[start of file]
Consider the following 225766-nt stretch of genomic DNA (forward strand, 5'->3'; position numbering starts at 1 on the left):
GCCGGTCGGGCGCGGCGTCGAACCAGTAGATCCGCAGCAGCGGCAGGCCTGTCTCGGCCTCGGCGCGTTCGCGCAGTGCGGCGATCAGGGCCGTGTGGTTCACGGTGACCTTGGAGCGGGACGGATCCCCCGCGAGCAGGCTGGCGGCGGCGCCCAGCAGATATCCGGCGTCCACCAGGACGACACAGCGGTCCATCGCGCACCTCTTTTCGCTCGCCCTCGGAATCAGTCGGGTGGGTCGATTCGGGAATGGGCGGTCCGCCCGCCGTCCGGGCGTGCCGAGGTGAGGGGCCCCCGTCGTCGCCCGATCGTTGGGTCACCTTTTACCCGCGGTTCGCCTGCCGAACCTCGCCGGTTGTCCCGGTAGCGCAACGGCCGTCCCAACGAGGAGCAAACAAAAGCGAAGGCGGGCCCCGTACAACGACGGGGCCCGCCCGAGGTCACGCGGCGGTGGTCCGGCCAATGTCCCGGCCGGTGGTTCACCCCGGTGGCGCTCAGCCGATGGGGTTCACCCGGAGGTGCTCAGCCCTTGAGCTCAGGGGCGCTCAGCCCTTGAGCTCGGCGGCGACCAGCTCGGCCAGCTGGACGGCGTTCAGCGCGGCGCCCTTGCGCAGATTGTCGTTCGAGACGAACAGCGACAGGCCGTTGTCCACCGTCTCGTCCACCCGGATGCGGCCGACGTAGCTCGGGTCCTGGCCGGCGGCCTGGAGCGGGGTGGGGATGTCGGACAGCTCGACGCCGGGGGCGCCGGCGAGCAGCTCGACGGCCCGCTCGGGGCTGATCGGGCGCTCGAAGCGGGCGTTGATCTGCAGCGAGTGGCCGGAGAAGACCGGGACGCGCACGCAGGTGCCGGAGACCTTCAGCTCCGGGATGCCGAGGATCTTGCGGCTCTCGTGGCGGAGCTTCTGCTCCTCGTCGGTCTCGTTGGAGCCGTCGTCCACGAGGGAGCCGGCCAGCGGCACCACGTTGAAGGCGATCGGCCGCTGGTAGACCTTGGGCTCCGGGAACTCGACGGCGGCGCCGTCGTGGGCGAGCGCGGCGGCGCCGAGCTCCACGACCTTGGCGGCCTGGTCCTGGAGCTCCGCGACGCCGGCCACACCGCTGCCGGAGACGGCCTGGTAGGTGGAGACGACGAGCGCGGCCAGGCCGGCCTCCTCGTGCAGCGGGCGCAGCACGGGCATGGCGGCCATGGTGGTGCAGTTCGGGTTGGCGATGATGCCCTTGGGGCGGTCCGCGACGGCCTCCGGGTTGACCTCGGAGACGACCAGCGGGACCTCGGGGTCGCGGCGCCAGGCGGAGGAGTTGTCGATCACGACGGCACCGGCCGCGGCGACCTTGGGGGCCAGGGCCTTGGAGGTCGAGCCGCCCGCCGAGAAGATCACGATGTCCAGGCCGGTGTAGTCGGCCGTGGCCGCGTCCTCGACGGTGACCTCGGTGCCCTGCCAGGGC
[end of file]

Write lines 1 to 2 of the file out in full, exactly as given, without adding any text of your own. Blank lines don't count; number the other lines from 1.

Consider the following 225766-nt stretch of genomic DNA (forward strand, 5'->3'; position numbering starts at 1 on the left):
GCCGGTCGGGCGCGGCGTCGAACCAGTAGATCCGCAGCAGCGGCAGGCCTGTCTCGGCCTCGGCGCGTTCGCGCAGTGCGGCGATCAGGGCCGTGTGGTTCACGGTGACCTTGGAGCGGGACGGATCCCCCGCGAGCAGGCTGGCGGCGGCGCCCAGCAGATATCCGGCGTCCACCAGGACGACACAGCGGTCCATCGCGCACCTCTTTTCGCTCGCCCTCGGAATCAGTCGGGTGGGTCGATTCGGGAATGGGCGGTCCGCCCGCCGTCCGGGCGTGCCGAGGTGAGGGGCCCCCGTCGTCGCCCGATCGTTGGGTCACCTTTTACCCGCGGTTCGCCTGCCGAACCTCGCCGGTTGTCCCGGTAGCGCAACGGCCGTCCCAACGAGGAGCAAACAAAAGCGAAGGCGGGCCCCGTACAACGACGGGGCCCGCCCGAGGTCACGCGGCGGTGGTCCGGCCAATGTCCCGGCCGGTGGTTCACCCCGGTGGCGCTCAGCCGATGGGGTTCACCCGGAGGTGCTCAGCCCTTGAGCTCAGGGGCGCTCAGCCCTTGAGCTCGGCGGCGACCAGCTCGGCCAGCTGGACGGCGTTCAGCGCGGCGCCCTTGCGCAGATTGTCGTTCGAGACGAACAGCGACAGGCCGTTGTCCACCGTCTCGTCCACCCGGATGCGGCCGACGTAGCTCGGGTCCTGGCCGGCGGCCTGGAGCGGGGTGGGGATGTCGGACAGCTCGACGCCGGGGGCGCCGGCGAGCAGCTCGACGGCCCGCTCGGGGCTGATCGGGCGCTCGAAGCGGGCGTTGATCTGCAGCGAGTGGCCGGAGAAGACCGGGACGCGCACGCAGGTGCCGGAGACCTTCAGCTCCGGGATGCCGAGGATCTTGCGGCTCTCGTGGCGGAGCTTCTGCTCCTCGTCGGTCTCGTTGGAGCCGTCGTCCACGAGGGAGCCGGCCAGCGGCACCACGTTGAAGGCGATCGGCCGCTGGTAGACCTTGGGCTCCGGGAACTCGACGGCGGCGCCGTCGTGGGCGAGCGCGGCGGCGCCGAGCTCCACGACCTTGGCGGCCTGGTCCTGGAGCTCCGCGACGCCGGCCACACCGCTGCCGGAGACGGCCTGGTAGGTGGAGACGACGAGCGCGGCCAGGCCGGCCTCCTCGTGCAGCGGGCGCAGCACGGGCATGGCGGCCATGGTGGTGCAGTTCGGGTTGGCGATGATGCCCTTGGGGCGGTCCGCGACGGCCTCCGGGTTGACCTCGGAGACGACCAGCGGGACCTCGGGGTCGCGGCGCCAGGCGGAGGAGTTGTCGATCACGACGGCACCGGCCGCGGCGACCTTGGGGGCCAGGGCCTTGGAGGTCGAGCCGCCCGCCGAGAAGATCACGATGTCCAGGCCGGTGTAGTCGGCCGTGGCCGCGTCCTCGACGGTGACCTCGGTGCCCTGCCAGGGC